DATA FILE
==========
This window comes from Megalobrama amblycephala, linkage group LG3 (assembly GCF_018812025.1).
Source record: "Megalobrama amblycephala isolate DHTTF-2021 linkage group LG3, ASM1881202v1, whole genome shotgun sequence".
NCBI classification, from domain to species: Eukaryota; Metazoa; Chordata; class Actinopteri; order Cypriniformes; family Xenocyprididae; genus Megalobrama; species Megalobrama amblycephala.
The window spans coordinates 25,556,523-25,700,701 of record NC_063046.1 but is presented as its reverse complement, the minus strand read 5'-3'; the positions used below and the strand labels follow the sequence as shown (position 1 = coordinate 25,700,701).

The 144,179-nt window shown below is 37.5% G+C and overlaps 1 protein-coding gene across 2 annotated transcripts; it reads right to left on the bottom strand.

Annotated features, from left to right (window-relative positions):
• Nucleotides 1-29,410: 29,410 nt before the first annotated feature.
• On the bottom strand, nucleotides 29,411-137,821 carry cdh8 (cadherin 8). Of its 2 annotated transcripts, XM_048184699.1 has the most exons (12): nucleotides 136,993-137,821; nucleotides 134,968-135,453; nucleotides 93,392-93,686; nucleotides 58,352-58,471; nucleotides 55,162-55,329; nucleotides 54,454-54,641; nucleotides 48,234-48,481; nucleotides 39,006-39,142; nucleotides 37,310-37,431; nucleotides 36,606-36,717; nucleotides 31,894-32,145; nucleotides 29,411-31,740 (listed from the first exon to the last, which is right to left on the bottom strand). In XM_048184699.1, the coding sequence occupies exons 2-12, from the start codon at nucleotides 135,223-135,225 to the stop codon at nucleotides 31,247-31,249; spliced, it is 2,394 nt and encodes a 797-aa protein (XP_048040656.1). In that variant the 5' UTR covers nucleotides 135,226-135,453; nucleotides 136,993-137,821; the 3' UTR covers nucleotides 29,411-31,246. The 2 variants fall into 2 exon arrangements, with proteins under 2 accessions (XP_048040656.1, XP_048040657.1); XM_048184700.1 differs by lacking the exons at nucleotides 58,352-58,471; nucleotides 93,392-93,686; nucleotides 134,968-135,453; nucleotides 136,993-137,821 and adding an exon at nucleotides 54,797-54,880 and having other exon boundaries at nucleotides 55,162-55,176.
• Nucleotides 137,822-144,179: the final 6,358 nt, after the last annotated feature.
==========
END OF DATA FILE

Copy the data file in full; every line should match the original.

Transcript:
This window comes from Megalobrama amblycephala, linkage group LG3 (assembly GCF_018812025.1).
Source record: "Megalobrama amblycephala isolate DHTTF-2021 linkage group LG3, ASM1881202v1, whole genome shotgun sequence".
NCBI classification, from domain to species: Eukaryota; Metazoa; Chordata; class Actinopteri; order Cypriniformes; family Xenocyprididae; genus Megalobrama; species Megalobrama amblycephala.
The window spans coordinates 25,556,523-25,700,701 of record NC_063046.1 but is presented as its reverse complement, the minus strand read 5'-3'; the positions used below and the strand labels follow the sequence as shown (position 1 = coordinate 25,700,701).

The 144,179-nt window shown below is 37.5% G+C and overlaps 1 protein-coding gene across 2 annotated transcripts; it reads right to left on the bottom strand.

Annotated features, from left to right (window-relative positions):
• Nucleotides 1-29,410: 29,410 nt before the first annotated feature.
• On the bottom strand, nucleotides 29,411-137,821 carry cdh8 (cadherin 8). Of its 2 annotated transcripts, XM_048184699.1 has the most exons (12): nucleotides 136,993-137,821; nucleotides 134,968-135,453; nucleotides 93,392-93,686; nucleotides 58,352-58,471; nucleotides 55,162-55,329; nucleotides 54,454-54,641; nucleotides 48,234-48,481; nucleotides 39,006-39,142; nucleotides 37,310-37,431; nucleotides 36,606-36,717; nucleotides 31,894-32,145; nucleotides 29,411-31,740 (listed from the first exon to the last, which is right to left on the bottom strand). In XM_048184699.1, the coding sequence occupies exons 2-12, from the start codon at nucleotides 135,223-135,225 to the stop codon at nucleotides 31,247-31,249; spliced, it is 2,394 nt and encodes a 797-aa protein (XP_048040656.1). In that variant the 5' UTR covers nucleotides 135,226-135,453; nucleotides 136,993-137,821; the 3' UTR covers nucleotides 29,411-31,246. The 2 variants fall into 2 exon arrangements, with proteins under 2 accessions (XP_048040656.1, XP_048040657.1); XM_048184700.1 differs by lacking the exons at nucleotides 58,352-58,471; nucleotides 93,392-93,686; nucleotides 134,968-135,453; nucleotides 136,993-137,821 and adding an exon at nucleotides 54,797-54,880 and having other exon boundaries at nucleotides 55,162-55,176.
• Nucleotides 137,822-144,179: the final 6,358 nt, after the last annotated feature.